Another 15-minute free-write ramble… Today’s topic is ‘social media detox’ in order to create time and space to write, which is guess is worthy but not exactly exciting… I don’t own a smartphone or tablet as I simply can’t use them. I’ve had to learn to do everything left-handed since the stroke and my lack of dexterity means I can’t swipe/tap onscreen correctly… I confess it’s not much of a loss 🙂 I use my granny doro mobile to text/phone and my trusty laptop for the internet. I have my blogroll of favourite sites (mainly blogs), I’m not a fan of Facebook, but there are groups to which I belong, I don’t use Twitter or Instagram. I have a Pinterest account but I don’t really use it. I recently discovered Unsplash (from whence today’s photo comes) – the photography IS amazing, but it explains why so many websites look rather samey. I prefer to use my own photos on the blog – the quality is pretty naff, but they ARE genuinely mine 🙂 Being ‘authentic’ and ‘real’ online is as important to me as being so in real-life interactions. We’re all just muddling through each day the best way we can; we’re all fighting private battles, hence BE KIND is my watch-word. The Perfect Life doesn’t exist, but ordinary, everyday Beauty does, so that’s what I seek – both online and in Life. I can’t pretend I don’t get envious – but not for the pristine insta-life or in the FOMO (Fear Of Missing Out) sense. No, I am envious of those who can get in their car and drive down to take their kid out for a surprise lunch (our two are making their own lives now, one in Cambridge, one in Oxford). I am envious of those who can just go a local exhibition they’ve seen advertised when they have a spare hour or two… Or go for a ramble in favourite woodland or across the nearby fields. Being dependent on others to go anywhere (both to drive and to push my wheelchair when we get there) is limiting and removes both independence and spontaneity. And having to assess if somewhere is wheelchair-accessible beforehand is just plain annoying So actually the internet is quite a godsend – I can ‘visit’ amazing places without physically trying to get to them. I can ‘visit’ interesting homes anywhere in the world without trying to figure out if I can get up their front step. I confess, I still prefer to do such things in paper-magazines than online. I find reading onscreen tiring and prefer reading non-glossy magazines – I recently went to a local WHSmiths and was happily amazed to see SO many magazines and books. I remember the naysayers declaring the end of real print now everything was available online. Clearly, human beings still like to physically handle a book or magazine; to flick through the pages to see if they connect with the words/images. I bought this magazine, which was a wonderful find 🙂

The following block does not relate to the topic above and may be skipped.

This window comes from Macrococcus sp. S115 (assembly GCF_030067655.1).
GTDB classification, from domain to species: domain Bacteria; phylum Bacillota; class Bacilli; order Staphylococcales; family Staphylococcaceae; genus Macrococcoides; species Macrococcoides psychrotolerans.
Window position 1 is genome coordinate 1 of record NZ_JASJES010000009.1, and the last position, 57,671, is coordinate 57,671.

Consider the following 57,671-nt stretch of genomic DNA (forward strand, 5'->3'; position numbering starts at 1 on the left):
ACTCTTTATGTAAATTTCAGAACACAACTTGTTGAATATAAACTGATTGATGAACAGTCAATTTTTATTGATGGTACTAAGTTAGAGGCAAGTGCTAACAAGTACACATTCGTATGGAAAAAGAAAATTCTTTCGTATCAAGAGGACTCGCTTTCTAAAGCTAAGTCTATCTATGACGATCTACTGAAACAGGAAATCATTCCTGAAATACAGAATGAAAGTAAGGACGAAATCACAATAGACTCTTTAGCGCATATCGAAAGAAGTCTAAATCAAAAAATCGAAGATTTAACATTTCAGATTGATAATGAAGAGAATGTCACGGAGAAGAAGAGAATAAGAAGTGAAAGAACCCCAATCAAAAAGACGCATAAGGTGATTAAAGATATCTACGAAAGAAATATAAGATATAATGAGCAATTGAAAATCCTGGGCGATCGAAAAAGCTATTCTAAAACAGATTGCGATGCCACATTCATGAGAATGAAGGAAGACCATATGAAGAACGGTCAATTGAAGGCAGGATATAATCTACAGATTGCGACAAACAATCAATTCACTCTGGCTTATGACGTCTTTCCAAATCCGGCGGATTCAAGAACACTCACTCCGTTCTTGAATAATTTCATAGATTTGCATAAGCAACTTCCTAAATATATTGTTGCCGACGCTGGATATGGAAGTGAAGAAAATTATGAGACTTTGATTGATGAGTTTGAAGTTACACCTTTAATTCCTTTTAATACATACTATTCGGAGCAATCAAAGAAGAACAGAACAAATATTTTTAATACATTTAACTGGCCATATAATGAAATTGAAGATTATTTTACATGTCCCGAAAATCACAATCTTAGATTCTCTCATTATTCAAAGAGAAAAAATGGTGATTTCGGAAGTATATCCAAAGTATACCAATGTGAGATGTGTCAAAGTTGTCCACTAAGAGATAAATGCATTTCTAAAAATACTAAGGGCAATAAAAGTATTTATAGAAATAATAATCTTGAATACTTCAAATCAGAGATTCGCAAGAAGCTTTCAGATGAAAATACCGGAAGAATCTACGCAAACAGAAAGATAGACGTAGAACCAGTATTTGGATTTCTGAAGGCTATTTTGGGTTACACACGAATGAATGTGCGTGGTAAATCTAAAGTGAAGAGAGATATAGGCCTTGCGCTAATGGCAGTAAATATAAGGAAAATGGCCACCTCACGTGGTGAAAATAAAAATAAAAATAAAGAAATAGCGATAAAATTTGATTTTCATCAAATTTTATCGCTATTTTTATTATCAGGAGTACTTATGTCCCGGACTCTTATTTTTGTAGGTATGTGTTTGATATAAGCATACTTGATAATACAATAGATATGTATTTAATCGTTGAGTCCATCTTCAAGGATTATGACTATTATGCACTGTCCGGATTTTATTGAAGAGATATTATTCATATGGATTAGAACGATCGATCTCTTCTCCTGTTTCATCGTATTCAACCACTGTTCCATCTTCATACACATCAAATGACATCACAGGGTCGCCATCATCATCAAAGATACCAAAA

3 thoughts on “Day 2”
A wonderful use of your 15 minutes! Thank you for sharing your insights. x
I am SO with you on the value of ‘being ordinary’ – and also appreciating what the ‘ordinary’ can give us – comfort, security, belonging-ness.
Regarding magazines…my dear – i have a magazine ROOM! Really! Just a box room, but it does have all my beloved magaiznes filed there – and dipped into regularly. Magazines can be expensive and mine have built up into a wonderful reference collection. Magazines are ace!!
Though i have had only a miniscule experice of the incapacity you hav had to endure, I also became deeply frustrated at my dependnce on others when my eyesight was on the blink (haha – no pun intended!!) during the earlier part of the year. I nearly went bonkers! (More bonkers than i am at present 🙂 ) – so you fill me with awe at both your equanimity of acceptance and also your striving to do what you can do by any means possible. Take a bow, Ms. Claire!
I agree with you, our photos can’t be perfect, but they are our own and show what our eyes are seeing. And yes to hold a paper in our hands, I love the weight of a book, a magazine, and their smell, nothing better than open a new book and feel the smell of the flipping pages.